Drink & Dine: Sparkling Fresh Ideas for Toasting the New Year
From sparkling wines to champagne cocktails, these festive drink ideas will bring some sparkle and shine to your New Year's Eve. Photo: CSA Images/Getty Images
Fêting the arrival of New Year’s Eve with champagne or sparkling wine is a tradition worth preserving for all sorts of reasons, not least that bubbles are reliably festive and pair well with a wide range of different foods. But there is still plenty of room for experimentation within this cherished milieu.
Most simply, hosts can offer an assortment of wines to compare, from French champagne and Crémant to Spanish Cava, Italian Prosecco or even locally produced sparkling wine. More adventurous drinkers could seek rarer but highly satisfying sparkling variations, such as Blanc de Blancs or sparkling wine spiked with Icewine or by whipping up a snazzy champagne-based cocktail.
Blanc de Blancs
Champagne and sparkling wine is typically a combination of Chardonnay and Pinot Noir grapes, sometimes abetted by Pinot Meunier or Gamay Noir. Blanc de Blancs is sparkling wine made with white grapes only, usually Chardonnay, a process that results in wine that tastes brighter, lemony, and slightly creamier than traditional sparkling, which conjures more sublime toasty notes.
France’s Taittinger and Mumm both produce exquisite Blanc de Blancs, to name two, and so too do Ontario wineries such as Cave Spring and Trius which are inarguably less exquisite but cheaper. The latter has a Blanc de Blancs under its premium Showcase label. Cave Spring, meanwhile, was awarded a Lieutenant Governor’s Award for their Blanc de Blancs Brut Sparkling in 2012, according to a listing on the LCBO site. It’s described as “perfect for lobster, grilled seafood or sushi,” all solid choices for a decadent New Year’s Eve menu.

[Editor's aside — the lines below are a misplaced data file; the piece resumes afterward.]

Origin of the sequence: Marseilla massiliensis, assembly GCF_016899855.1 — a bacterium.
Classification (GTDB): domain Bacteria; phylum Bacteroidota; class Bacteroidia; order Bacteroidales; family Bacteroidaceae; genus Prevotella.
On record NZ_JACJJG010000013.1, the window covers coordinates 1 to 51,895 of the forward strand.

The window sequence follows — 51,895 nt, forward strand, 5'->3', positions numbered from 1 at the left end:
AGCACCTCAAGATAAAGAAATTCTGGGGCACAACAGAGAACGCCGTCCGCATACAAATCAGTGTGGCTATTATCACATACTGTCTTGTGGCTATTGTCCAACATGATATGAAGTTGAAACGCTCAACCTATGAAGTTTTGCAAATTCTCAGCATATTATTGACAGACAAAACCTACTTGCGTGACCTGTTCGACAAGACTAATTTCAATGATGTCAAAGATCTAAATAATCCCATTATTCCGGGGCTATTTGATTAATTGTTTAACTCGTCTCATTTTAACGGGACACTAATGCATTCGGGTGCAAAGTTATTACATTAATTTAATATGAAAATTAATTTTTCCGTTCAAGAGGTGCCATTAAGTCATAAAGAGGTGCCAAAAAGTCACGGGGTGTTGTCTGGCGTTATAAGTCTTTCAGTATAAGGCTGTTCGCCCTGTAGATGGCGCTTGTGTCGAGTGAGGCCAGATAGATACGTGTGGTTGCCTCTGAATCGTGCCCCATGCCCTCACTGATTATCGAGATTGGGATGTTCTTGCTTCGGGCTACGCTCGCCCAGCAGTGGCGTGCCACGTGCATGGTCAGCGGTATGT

Sparkling Wine with Icewine
Canada produces the best Icewine on the planet, and our sparkling wines are swell, too. So, why wouldn’t we infuse one with the other for an incomparably fruity, sweet concoction? Several Ontario wineries produce excellent sparklers already spiked with Icewine — Inniskillin and Peller Estates are both notable — but it’s easy enough to make your own.
Grab any bottle of Ontario sparkling wine (by rights, it should be Ontario if it’s being spiked with locally grown Icewine, but we won’t tell if you prefer to look outside the province’s borders), and experiment with a splash of juicy, jammy Cabernet Franc Icewine, honeyed Vidal Icewine or Riesling Icewine with its glorious notes of tropical fruit.
As an aside, vodka martinis are also beautifully elevated by Cabernet Franc Icewine. Swish some in the glass instead of Vermouth, add vodka and garnish with a cranberry for a festive tipple. Gin martini drinkers will have more success using Riesling Icewine and garnishing with lemon or a slice of mango or pineapple. Yup, the “homework” on this job is awesome.
Say the words “champagne cocktail” and most people reflexively think of Mimosas or Aperol Spritzes, both unbeatable monuments to bubbles and the refreshing taste of orange. But there are endless combinations of delicious, eye-catching cocktails built on a sparkling wine foundation.
Delish.com has published a list of 40 Champagne Cocktails To Sip All Year Long (And Not Just At Brunch) chock full of amazing ideas. From its Prosecco Mint Julep with hints of bourbon and mint to its Cranberry Mimosas, a tangy variation of the classic Mimosa with fresh cranberries, cranberry juice, rosemary, and lime to the mouth-watering Creamsicle Punch, amped up with vanilla ice cream, there is no excuse for boredom at the bar.
There is also no reason to spend huge amounts for the most expensive sparkling wine, either, since all these recipes dilute the wine with other liquids and, in some cases, nibbles. Cheap and cheerful, though not too sweet, are your buzzwords. Here’s to 2024.
A version of this story was published in 2022.